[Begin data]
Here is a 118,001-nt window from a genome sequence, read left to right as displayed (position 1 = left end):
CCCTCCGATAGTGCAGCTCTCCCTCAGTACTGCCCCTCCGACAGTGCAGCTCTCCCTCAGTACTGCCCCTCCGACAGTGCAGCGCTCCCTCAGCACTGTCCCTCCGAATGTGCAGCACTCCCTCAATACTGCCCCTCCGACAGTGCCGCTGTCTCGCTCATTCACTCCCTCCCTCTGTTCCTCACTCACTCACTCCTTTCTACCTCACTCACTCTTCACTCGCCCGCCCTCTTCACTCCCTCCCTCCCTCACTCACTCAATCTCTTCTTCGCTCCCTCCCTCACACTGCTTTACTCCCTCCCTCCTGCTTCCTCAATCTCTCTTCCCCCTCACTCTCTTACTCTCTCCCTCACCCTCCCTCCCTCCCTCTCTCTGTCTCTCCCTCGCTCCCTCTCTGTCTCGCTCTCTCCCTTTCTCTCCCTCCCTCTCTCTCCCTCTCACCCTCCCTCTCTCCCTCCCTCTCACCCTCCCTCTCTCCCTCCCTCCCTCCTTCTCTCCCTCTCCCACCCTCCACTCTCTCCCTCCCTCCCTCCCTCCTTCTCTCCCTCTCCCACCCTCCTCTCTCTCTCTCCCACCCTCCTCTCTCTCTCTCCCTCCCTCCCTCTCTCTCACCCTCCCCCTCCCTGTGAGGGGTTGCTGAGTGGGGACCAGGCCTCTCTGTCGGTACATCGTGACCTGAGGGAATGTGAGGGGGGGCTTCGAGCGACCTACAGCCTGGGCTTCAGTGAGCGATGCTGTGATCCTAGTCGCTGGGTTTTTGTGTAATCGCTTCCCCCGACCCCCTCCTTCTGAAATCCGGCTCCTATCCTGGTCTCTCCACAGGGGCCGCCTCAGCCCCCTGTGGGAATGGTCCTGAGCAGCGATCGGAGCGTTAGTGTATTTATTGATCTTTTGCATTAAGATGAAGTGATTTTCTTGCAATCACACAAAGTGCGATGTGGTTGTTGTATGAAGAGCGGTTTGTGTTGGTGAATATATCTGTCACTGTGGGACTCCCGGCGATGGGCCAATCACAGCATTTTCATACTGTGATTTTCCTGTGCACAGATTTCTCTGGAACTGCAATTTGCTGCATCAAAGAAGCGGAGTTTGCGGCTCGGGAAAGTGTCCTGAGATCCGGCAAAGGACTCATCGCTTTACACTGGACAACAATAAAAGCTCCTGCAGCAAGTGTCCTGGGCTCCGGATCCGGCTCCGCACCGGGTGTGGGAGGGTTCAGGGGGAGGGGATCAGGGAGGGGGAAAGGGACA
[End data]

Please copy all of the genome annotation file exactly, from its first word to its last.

Here is a 118,001-nt window from a genome sequence, read left to right as displayed (position 1 = left end):
CCCTCCGATAGTGCAGCTCTCCCTCAGTACTGCCCCTCCGACAGTGCAGCTCTCCCTCAGTACTGCCCCTCCGACAGTGCAGCGCTCCCTCAGCACTGTCCCTCCGAATGTGCAGCACTCCCTCAATACTGCCCCTCCGACAGTGCCGCTGTCTCGCTCATTCACTCCCTCCCTCTGTTCCTCACTCACTCACTCCTTTCTACCTCACTCACTCTTCACTCGCCCGCCCTCTTCACTCCCTCCCTCCCTCACTCACTCAATCTCTTCTTCGCTCCCTCCCTCACACTGCTTTACTCCCTCCCTCCTGCTTCCTCAATCTCTCTTCCCCCTCACTCTCTTACTCTCTCCCTCACCCTCCCTCCCTCCCTCTCTCTGTCTCTCCCTCGCTCCCTCTCTGTCTCGCTCTCTCCCTTTCTCTCCCTCCCTCTCTCTCCCTCTCACCCTCCCTCTCTCCCTCCCTCTCACCCTCCCTCTCTCCCTCCCTCCCTCCTTCTCTCCCTCTCCCACCCTCCACTCTCTCCCTCCCTCCCTCCCTCCTTCTCTCCCTCTCCCACCCTCCTCTCTCTCTCTCCCACCCTCCTCTCTCTCTCTCCCTCCCTCCCTCTCTCTCACCCTCCCCCTCCCTGTGAGGGGTTGCTGAGTGGGGACCAGGCCTCTCTGTCGGTACATCGTGACCTGAGGGAATGTGAGGGGGGGCTTCGAGCGACCTACAGCCTGGGCTTCAGTGAGCGATGCTGTGATCCTAGTCGCTGGGTTTTTGTGTAATCGCTTCCCCCGACCCCCTCCTTCTGAAATCCGGCTCCTATCCTGGTCTCTCCACAGGGGCCGCCTCAGCCCCCTGTGGGAATGGTCCTGAGCAGCGATCGGAGCGTTAGTGTATTTATTGATCTTTTGCATTAAGATGAAGTGATTTTCTTGCAATCACACAAAGTGCGATGTGGTTGTTGTATGAAGAGCGGTTTGTGTTGGTGAATATATCTGTCACTGTGGGACTCCCGGCGATGGGCCAATCACAGCATTTTCATACTGTGATTTTCCTGTGCACAGATTTCTCTGGAACTGCAATTTGCTGCATCAAAGAAGCGGAGTTTGCGGCTCGGGAAAGTGTCCTGAGATCCGGCAAAGGACTCATCGCTTTACACTGGACAACAATAAAAGCTCCTGCAGCAAGTGTCCTGGGCTCCGGATCCGGCTCCGCACCGGGTGTGGGAGGGTTCAGGGGGAGGGGATCAGGGAGGGGGAAAGGGACA